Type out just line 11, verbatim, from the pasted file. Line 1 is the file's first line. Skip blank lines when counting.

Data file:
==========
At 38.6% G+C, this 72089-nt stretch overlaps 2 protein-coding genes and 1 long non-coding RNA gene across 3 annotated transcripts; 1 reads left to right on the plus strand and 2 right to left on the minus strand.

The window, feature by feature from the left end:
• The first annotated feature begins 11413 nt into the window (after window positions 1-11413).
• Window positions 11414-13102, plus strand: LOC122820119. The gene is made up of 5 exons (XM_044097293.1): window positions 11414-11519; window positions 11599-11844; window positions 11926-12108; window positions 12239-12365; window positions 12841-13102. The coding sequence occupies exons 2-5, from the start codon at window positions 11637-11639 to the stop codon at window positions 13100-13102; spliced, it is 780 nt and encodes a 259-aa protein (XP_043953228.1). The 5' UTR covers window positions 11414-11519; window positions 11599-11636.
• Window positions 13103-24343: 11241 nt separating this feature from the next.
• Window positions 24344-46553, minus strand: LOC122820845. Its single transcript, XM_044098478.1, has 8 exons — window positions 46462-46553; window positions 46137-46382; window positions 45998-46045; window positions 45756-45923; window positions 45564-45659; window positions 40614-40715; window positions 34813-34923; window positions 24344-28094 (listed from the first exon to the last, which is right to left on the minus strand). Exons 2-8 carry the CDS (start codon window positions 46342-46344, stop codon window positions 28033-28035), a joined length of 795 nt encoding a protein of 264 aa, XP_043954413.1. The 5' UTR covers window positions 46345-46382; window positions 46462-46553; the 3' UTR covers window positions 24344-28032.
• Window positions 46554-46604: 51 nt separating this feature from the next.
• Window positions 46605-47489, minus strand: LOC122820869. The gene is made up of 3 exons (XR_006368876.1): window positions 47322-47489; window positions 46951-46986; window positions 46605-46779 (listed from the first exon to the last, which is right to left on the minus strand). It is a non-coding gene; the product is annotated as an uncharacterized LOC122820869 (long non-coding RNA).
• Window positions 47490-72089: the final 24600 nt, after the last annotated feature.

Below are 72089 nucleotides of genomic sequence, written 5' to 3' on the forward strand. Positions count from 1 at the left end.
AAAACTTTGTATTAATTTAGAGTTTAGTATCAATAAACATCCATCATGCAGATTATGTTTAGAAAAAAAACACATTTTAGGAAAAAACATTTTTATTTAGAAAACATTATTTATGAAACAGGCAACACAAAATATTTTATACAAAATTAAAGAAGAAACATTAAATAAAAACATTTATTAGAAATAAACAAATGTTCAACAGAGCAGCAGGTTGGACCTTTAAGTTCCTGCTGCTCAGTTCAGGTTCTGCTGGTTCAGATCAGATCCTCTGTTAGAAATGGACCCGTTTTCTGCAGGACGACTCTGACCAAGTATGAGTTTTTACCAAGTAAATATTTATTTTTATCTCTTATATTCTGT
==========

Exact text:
AAAACTTTGTATTAATTTAGAGTTTAGTATCAATAAACATCCATCATGCAGATTATGTTTAGAAAAAAAACACATTTTAGGAAAAAACATTTTTATTTAGAAAACATTATTTATGAAACAGGCAACACAAAATATTTTATACAAAATTAAAGAAGAAACATTAAATAAAAACATTTATTAGAAATAAACAAATGTTCAACAGAGCAGCAGGTTGGACCTTTAAGTTCCTGCTGCTCAGTTCAGGTTCTGCTGGTTCAGATCAGATCCTCTGTTAGAAATGGACCCGTTTTCTGCAGGACGACTCTGACCAAGTATGAGTTTTTACCAAGTAAATATTTATTTTTATCTCTTATATTCTGT